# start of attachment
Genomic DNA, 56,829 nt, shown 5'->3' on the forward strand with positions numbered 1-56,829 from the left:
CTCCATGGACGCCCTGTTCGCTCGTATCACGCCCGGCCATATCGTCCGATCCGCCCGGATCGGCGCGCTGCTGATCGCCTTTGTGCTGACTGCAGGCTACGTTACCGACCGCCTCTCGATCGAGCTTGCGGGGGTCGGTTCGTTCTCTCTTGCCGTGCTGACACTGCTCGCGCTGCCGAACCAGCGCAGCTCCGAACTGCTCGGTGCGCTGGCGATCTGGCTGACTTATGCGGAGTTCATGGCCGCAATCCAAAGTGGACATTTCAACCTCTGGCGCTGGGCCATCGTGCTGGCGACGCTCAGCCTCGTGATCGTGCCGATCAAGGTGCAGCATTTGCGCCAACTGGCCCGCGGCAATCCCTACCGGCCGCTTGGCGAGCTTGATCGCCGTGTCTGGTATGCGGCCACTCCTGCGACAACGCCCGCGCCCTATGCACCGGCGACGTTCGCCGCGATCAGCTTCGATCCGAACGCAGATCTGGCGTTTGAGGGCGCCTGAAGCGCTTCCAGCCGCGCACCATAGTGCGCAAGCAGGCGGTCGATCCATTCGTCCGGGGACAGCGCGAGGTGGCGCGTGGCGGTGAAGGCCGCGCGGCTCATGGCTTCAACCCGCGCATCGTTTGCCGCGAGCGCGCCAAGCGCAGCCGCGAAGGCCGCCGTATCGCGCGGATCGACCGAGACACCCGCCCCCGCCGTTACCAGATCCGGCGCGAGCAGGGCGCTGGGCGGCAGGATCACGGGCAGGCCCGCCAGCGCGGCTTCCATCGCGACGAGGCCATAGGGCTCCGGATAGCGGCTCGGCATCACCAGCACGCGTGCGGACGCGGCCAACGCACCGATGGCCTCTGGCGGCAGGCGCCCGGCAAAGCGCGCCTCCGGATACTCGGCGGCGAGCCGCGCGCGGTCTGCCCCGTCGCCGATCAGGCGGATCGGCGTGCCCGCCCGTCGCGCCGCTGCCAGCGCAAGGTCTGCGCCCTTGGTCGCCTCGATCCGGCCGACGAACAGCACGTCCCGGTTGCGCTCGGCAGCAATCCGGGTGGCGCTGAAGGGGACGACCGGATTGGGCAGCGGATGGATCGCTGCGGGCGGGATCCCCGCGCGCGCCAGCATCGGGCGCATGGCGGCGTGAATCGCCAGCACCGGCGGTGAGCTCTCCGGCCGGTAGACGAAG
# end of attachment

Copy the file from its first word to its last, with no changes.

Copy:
Genomic DNA, 56,829 nt, shown 5'->3' on the forward strand with positions numbered 1-56,829 from the left:
CTCCATGGACGCCCTGTTCGCTCGTATCACGCCCGGCCATATCGTCCGATCCGCCCGGATCGGCGCGCTGCTGATCGCCTTTGTGCTGACTGCAGGCTACGTTACCGACCGCCTCTCGATCGAGCTTGCGGGGGTCGGTTCGTTCTCTCTTGCCGTGCTGACACTGCTCGCGCTGCCGAACCAGCGCAGCTCCGAACTGCTCGGTGCGCTGGCGATCTGGCTGACTTATGCGGAGTTCATGGCCGCAATCCAAAGTGGACATTTCAACCTCTGGCGCTGGGCCATCGTGCTGGCGACGCTCAGCCTCGTGATCGTGCCGATCAAGGTGCAGCATTTGCGCCAACTGGCCCGCGGCAATCCCTACCGGCCGCTTGGCGAGCTTGATCGCCGTGTCTGGTATGCGGCCACTCCTGCGACAACGCCCGCGCCCTATGCACCGGCGACGTTCGCCGCGATCAGCTTCGATCCGAACGCAGATCTGGCGTTTGAGGGCGCCTGAAGCGCTTCCAGCCGCGCACCATAGTGCGCAAGCAGGCGGTCGATCCATTCGTCCGGGGACAGCGCGAGGTGGCGCGTGGCGGTGAAGGCCGCGCGGCTCATGGCTTCAACCCGCGCATCGTTTGCCGCGAGCGCGCCAAGCGCAGCCGCGAAGGCCGCCGTATCGCGCGGATCGACCGAGACACCCGCCCCCGCCGTTACCAGATCCGGCGCGAGCAGGGCGCTGGGCGGCAGGATCACGGGCAGGCCCGCCAGCGCGGCTTCCATCGCGACGAGGCCATAGGGCTCCGGATAGCGGCTCGGCATCACCAGCACGCGTGCGGACGCGGCCAACGCACCGATGGCCTCTGGCGGCAGGCGCCCGGCAAAGCGCGCCTCCGGATACTCGGCGGCGAGCCGCGCGCGGTCTGCCCCGTCGCCGATCAGGCGGATCGGCGTGCCCGCCCGTCGCGCCGCTGCCAGCGCAAGGTCTGCGCCCTTGGTCGCCTCGATCCGGCCGACGAACAGCACGTCCCGGTTGCGCTCGGCAGCAATCCGGGTGGCGCTGAAGGGGACGACCGGATTGGGCAGCGGATGGATCGCTGCGGGCGGGATCCCCGCGCGCGCCAGCATCGGGCGCATGGCGGCGTGAATCGCCAGCACCGGCGGTGAGCTCTCCGGCCGGTAGACGAAG